Sparkwith Nora Young
Machine consciousness is 'hugely problematic,' says Ian McEwan
Can we own a consciousness? Can we buy and operate someone else's subjective experience? These themes of Ian McEwan's novel, Machines Like Me, force us to confront our relationship with technology and examine whether our human morality extends to AI beings.
Booker-prize-winning author Ian McEwan talks about AI and his latest book, Machines Like Me. CES restores its 'Innovation Award' to womens' pleasure product, The Osé. And are 'smart' prisons necessary for safety, or an invasion of privacy?
Balancing safety with privacy in prison: should 'smart' technology monitor inmates?
Nila Bala, an expert on criminal justice policy, argues that we ought to proceed with caution when it comes to implementing 'smart' technology in prisons.
Feminist sex toy maker gets its CES innovation award back after tech show critiqued for gender bias
Following accusations of sexism and gender bias, CES, the world's biggest consumer electronics convention, has apologized to women-run startup Lora DiCarlo.
Windows Solitaire a surprising inductee into video game hall of fame
It wasn't flashy, but it helped billions of people waste time and get better at a card game.
MLB umpires need tech help at the plate, says researcher
A study of four million MLB game pitches leads to a call for the league to employ human-software collaboration so umpires can do a better job.
Robo umpires, a new AI-designed sport, spy plane archeology, and the internet gets a health check-up.
Introducing Speedgate: the world's first AI-designed sport
The world's first sport invented with the help of AI is a hit with players, including the research team that helped develop it.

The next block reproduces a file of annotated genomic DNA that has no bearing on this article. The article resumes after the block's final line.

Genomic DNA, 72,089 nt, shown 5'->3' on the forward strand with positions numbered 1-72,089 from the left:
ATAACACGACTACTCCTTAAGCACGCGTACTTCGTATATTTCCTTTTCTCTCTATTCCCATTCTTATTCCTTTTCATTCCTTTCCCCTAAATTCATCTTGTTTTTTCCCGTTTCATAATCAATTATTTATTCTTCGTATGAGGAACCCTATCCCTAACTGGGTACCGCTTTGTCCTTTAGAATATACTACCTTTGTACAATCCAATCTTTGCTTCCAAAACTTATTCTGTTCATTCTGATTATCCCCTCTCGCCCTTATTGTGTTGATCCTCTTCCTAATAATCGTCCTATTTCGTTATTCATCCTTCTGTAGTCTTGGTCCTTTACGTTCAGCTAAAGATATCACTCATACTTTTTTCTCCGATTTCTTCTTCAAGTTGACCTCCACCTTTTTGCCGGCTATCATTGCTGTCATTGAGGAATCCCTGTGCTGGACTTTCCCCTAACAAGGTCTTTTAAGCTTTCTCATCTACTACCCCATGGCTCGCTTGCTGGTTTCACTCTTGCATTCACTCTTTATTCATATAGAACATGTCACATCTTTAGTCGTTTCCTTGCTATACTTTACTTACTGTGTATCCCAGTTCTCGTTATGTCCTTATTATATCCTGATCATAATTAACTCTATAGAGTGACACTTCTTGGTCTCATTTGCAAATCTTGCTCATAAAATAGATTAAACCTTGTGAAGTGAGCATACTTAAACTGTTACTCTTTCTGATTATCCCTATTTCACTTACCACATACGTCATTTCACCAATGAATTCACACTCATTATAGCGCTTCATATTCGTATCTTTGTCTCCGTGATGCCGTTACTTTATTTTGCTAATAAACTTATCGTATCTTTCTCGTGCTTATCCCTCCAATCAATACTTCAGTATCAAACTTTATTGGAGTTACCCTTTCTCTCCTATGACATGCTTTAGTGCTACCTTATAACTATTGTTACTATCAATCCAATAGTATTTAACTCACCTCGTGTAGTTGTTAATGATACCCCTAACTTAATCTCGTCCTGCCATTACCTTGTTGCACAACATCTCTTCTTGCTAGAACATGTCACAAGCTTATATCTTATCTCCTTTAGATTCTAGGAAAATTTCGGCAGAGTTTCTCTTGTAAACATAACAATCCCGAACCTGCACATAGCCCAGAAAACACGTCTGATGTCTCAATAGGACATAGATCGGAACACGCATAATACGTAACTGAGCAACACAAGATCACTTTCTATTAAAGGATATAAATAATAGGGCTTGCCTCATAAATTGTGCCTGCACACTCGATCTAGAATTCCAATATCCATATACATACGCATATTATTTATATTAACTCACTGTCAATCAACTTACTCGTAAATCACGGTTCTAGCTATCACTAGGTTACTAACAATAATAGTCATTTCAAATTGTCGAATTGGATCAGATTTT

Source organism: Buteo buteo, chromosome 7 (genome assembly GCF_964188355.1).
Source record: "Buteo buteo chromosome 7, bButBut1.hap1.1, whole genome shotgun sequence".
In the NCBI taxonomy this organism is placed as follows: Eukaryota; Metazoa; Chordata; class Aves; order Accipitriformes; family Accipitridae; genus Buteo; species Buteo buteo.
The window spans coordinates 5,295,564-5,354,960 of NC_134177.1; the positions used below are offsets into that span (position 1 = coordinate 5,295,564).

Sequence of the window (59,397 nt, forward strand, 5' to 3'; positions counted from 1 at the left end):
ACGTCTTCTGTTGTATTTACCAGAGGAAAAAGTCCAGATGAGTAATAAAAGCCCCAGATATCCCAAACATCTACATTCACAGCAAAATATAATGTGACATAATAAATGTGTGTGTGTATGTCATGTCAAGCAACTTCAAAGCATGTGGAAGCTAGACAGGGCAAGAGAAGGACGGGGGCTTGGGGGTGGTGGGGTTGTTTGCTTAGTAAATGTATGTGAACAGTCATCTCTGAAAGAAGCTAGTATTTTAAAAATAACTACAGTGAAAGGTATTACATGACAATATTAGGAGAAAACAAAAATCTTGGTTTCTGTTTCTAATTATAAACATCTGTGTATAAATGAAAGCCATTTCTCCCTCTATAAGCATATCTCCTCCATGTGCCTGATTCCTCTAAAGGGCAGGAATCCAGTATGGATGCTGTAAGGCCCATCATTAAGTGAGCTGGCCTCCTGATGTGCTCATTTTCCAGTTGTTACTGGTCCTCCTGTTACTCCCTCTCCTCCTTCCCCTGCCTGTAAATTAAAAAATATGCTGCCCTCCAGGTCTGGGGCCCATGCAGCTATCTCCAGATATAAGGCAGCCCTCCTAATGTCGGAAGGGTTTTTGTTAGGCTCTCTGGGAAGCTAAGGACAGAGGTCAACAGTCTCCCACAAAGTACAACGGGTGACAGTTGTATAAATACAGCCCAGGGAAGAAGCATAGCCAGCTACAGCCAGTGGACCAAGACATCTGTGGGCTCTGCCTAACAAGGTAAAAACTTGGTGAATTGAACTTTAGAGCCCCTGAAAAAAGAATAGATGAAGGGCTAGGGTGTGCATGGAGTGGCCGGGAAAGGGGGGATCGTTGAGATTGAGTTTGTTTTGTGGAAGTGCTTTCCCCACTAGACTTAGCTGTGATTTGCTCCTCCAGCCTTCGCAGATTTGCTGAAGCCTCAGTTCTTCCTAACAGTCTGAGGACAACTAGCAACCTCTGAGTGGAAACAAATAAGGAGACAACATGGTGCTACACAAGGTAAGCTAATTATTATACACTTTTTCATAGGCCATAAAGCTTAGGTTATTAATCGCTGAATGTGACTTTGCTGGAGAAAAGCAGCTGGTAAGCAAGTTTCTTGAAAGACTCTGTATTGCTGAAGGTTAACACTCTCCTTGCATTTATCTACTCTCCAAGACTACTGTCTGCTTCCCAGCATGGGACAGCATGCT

Cold War spy plane images illustrate human development—and destruction
How one archeologist is using Cold War spy plane images to study how land use has changed in Iraq.
The health of the Internet in 2019: Deepfakes, biased AI and addiction by design
Mozilla's 2019 Internet Health Report takes a look at manipulation of the news, the addictive design of devices, and the relentless pace of artificial intelligence.
Canadian philosopher Mark Kingwell examines the idea of boredom and our digital devices
Boredom can open us up to the question of meaning and other deeply philosophical perspectives, but today, we look for a way out of boredom by endlessly scrolling and swiping. Philosopher Mark Kingwell argues that we're in a political economy of 'neoliberal boredom' fueled by digital devices.
Ryerson's DMZ breaks the stigma around mental health in startup culture. Kids in Nunavut use role-playing computer games to manage depression. What we can expect from "Wi-Fi 6." And philosopher Mark Kingwell reclaims boredom in his new book, "Wish I Was Here."
From Maori to Inuktitut: how a therapy game is helping Indigenous youth
'SPARX' is a role-playing computer game designed to help Maori youth in New Zealand to manage depression and anxiety using cognitive behavioural therapy. Now researchers here are redesigning the game for Canadian youth in the North with a project called Making I-SPARX Fly in Nunavut.
Bringing mental health tools to startup culture
The tech sector and entrepreneurial startup culture can often have an ethos of 'toughing it out'. Abdullah Snobar, the executive director of Ryerson University's DMZ, opens up about his own experience with online therapy, and why mental health issues are still stigmatized in the tech world.